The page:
NEW YORK – Wall Street grew 2 percent on Wednesday, headed by the technology and health sectors, as investors took relief after US elections in the middle quarters and made bets for a split congress to be good news for stocks.
Democrats won control over the House of Representatives on Tuesday, while the Republican Party of President Donald Trumpa extended the senate majority, pointing to the likelihood of political debate in Washington.
The biggest incentives for S & P came from the S & P and healthcare sector, with both indexes gaining 2.9 percent. The consumer discretionary sector increased by 3.1 percent, driven by the growth of Amazon.com shares by 6.9 percent. Amazon has secured the biggest boost from the S & P 500.
"We are now in an environment that people can again understand to be willing to return money on the table," said Peter Tuz, president of Chase Investment Counsel Corp. in Charlottesville, Virginia.
The industry average Dow Jones grew by 545.29 points, or 2.13 percent to 26,180.3, while S & P 500 got 58.44 points or 2.12 percent at 2,813.89 and Nasdaq Composite added 194, 79 points or 2.64 percent to 7.570.75.
The CBOE Index, most often followed by the S & P 500 expected short-term measures, ended 3.55 points at 16.36 and is the lowest in about a month.
Although the divided congress will make it difficult for President Donald Trump to push the new law as an additional tax cut, investors did not expect to reverse the tax breaks and deregulation that had already been made under Trump.
"This outcome is most likely to provide the greatest paralysis for new policies," said Brian Nick, chief investment strategist for Nuveen Asset Management in New York, adding that growth sectors such as technology and healthcare will continue to be strong.
"In a scenario where there is no (additional) fiscal incentive, and we do not see any worries about contract growth, they are the best bet," he said.
Some strategies have stated that Democratic Control of the House means that Trump will have more time to support the efforts to impose new regulations on Amazon.com.
But even as technology and health supplies increased, several investors wondered if the sectors could now be exposed to the risk of additional regulatory control.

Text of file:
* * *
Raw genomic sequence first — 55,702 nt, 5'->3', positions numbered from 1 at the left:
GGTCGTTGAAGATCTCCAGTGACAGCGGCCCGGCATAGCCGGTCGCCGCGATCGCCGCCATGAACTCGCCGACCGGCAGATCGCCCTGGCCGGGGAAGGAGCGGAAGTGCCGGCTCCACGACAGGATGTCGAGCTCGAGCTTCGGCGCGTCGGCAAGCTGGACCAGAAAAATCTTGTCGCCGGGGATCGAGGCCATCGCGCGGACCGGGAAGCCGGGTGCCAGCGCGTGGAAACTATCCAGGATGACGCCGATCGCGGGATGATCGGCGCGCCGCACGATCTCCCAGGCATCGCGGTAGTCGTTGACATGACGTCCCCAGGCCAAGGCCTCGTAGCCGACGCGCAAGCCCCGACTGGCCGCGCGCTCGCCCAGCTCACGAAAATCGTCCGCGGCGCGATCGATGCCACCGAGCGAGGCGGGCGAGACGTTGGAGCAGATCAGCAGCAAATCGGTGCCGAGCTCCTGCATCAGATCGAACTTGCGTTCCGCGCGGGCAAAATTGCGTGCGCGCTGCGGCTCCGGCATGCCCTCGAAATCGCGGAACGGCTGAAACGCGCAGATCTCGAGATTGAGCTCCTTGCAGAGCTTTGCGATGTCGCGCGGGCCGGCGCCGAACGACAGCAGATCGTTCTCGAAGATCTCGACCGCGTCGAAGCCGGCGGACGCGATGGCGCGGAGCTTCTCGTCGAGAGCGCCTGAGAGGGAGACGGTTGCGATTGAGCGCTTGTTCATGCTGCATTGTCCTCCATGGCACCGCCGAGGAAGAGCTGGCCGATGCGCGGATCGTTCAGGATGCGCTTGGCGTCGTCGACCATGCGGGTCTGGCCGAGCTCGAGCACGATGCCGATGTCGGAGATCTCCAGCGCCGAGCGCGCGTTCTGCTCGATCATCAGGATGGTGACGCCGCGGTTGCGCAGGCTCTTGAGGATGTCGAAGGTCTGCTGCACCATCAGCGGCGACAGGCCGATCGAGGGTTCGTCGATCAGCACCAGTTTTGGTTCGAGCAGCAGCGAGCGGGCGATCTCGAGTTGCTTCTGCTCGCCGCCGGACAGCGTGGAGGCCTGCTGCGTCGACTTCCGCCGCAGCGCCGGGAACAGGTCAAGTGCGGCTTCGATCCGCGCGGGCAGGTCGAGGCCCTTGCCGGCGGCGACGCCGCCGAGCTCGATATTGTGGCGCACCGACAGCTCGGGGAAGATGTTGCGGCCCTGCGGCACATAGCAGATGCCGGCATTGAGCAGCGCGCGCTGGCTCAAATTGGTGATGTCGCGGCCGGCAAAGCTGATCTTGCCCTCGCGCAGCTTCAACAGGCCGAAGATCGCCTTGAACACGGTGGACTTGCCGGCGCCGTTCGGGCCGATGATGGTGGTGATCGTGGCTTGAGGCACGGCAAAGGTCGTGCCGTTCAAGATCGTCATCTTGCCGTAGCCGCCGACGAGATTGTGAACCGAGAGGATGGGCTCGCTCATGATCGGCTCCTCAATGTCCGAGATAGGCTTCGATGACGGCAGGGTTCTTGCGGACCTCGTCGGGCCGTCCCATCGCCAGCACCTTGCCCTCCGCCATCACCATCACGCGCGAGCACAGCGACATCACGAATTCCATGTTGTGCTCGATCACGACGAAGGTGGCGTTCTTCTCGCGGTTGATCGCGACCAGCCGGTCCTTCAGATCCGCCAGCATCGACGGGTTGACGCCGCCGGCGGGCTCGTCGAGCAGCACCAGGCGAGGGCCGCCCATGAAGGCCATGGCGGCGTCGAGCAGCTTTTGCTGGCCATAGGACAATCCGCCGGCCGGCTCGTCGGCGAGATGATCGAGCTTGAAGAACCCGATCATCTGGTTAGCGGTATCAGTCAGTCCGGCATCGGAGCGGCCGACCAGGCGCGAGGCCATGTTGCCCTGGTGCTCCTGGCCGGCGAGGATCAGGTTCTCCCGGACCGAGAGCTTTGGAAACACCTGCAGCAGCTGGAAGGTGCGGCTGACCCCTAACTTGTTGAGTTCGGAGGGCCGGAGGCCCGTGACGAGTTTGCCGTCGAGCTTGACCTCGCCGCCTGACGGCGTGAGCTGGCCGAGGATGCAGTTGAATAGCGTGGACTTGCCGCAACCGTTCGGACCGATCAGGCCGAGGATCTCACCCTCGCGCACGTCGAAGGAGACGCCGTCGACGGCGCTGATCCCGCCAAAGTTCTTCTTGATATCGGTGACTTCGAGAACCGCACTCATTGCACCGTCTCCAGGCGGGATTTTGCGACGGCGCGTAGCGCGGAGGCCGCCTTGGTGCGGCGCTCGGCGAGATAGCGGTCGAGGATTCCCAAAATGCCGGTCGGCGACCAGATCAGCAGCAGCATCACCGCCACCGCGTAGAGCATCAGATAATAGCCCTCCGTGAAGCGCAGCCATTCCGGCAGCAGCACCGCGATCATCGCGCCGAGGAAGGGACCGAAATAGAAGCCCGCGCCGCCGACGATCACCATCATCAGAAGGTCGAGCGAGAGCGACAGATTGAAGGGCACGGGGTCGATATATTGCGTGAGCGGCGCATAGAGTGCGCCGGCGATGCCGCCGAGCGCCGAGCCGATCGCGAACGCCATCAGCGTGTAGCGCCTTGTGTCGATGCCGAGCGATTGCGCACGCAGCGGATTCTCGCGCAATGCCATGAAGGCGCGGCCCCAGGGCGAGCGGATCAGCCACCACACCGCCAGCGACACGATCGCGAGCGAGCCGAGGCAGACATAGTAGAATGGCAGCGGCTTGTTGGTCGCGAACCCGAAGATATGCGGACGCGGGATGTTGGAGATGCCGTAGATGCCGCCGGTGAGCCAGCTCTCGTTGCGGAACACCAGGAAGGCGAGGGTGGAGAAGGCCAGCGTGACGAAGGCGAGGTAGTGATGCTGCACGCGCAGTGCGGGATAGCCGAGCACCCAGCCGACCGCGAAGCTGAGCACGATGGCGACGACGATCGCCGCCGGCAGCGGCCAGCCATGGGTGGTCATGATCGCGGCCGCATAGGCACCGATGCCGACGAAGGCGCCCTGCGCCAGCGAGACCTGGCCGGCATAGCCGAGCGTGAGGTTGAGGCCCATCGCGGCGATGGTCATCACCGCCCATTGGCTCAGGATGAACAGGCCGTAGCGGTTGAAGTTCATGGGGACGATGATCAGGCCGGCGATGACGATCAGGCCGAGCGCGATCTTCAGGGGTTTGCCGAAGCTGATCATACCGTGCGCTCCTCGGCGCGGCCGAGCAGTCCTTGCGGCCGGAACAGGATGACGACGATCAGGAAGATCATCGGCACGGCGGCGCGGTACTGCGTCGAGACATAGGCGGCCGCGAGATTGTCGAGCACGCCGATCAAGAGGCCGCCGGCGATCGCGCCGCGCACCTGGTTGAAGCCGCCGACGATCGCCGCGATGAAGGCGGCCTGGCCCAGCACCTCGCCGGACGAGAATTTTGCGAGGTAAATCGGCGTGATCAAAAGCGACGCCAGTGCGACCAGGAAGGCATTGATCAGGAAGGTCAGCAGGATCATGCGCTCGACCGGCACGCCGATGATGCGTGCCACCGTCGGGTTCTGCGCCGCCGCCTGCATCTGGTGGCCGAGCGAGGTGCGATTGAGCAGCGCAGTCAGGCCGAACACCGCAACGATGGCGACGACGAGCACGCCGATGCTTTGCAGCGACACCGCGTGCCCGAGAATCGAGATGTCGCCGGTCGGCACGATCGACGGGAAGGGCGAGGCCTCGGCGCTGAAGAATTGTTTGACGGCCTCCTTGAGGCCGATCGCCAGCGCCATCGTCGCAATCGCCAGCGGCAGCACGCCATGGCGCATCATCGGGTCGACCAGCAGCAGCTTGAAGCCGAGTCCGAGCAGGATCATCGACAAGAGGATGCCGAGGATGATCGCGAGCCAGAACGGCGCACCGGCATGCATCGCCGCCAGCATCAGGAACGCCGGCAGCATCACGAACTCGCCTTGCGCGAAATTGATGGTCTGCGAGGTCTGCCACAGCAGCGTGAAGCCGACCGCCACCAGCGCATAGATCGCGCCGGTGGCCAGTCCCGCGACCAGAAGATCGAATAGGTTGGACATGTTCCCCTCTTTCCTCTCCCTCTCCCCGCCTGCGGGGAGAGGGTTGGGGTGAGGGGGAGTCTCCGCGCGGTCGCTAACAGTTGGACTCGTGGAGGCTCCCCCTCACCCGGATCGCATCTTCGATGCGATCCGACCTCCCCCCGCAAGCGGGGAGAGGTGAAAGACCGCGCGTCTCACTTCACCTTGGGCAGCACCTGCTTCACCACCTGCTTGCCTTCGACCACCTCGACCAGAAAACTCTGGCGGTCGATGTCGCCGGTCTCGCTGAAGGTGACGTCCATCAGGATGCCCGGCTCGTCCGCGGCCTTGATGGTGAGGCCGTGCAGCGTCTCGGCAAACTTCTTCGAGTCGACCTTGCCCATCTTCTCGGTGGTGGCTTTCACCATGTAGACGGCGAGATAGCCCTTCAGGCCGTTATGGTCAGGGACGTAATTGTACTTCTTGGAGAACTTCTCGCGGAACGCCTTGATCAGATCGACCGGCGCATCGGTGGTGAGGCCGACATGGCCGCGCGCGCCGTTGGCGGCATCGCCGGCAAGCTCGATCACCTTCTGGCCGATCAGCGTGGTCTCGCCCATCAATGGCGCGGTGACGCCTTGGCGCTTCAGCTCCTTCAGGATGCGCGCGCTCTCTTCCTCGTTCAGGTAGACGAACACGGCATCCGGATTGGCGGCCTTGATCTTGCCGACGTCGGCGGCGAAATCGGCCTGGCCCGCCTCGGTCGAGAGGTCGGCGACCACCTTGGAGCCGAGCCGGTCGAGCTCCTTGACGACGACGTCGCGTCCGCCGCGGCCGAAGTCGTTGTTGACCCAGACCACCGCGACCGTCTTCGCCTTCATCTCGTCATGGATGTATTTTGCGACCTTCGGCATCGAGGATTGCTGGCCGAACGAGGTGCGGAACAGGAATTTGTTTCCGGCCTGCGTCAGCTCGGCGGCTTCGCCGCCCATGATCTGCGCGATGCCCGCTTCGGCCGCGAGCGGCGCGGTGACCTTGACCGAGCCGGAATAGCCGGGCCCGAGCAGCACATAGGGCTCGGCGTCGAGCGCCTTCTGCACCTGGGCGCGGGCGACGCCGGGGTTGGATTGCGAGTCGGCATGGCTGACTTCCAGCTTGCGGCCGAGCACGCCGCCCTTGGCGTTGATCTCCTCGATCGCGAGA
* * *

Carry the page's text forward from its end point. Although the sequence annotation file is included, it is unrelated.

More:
Even after gains on Wednesday, the S & P 500 was 4 percent lower than the record in September, as investors kept their eyes on rising interest rates and a trade war in the US.
The federal residence began a two-day monetary policy meeting Wednesday, but no increase in rates was expected when the policy decision was issued on Thursday. The FED is expected to increase rates in December, at the last policy meeting this year.
Health Insurance Humana Inc, Anthem Inc and UnitedHealth Group Inc jumped to record highs because voters in three states approved the Medicaid Expansion Program for low income people.
DaVita Inc. jumped by 10.9 percent after California rejected a proposal to limit the rates that dialysis doctors could charge for commercially insured patients.
Anadarko Petroleum Corp grew by 5.7 percent, and Noble Energy Inc. won 4 percent after Colorado voters rejected a stricter rule on oil and gas drilling, which triggered shares in companies operating in the state.
Increasing number of problems with the number of rejections on the NYSE by 3.27 to 1; at Nasdaq, the 2.31-to-1 ratio favored progressors.
The S & P 500 has released 35 new 52-week uphill and three new lows; Nasdaq Composite records 67 new ups and 71 new lows.
On US stock exchanges, 8.0 billion shares changed hands compared to 8.64 billion in the last 20 sessions.
(Additional Reporting in April Joyner, Saqib Iqbal Ahmed and Caroline Valetkevitch in New York, Sruthi Shankar in Bengaluru, Additional Reporting by Medhe Singh, Editing Cynthie Osterman and Leslie Adler)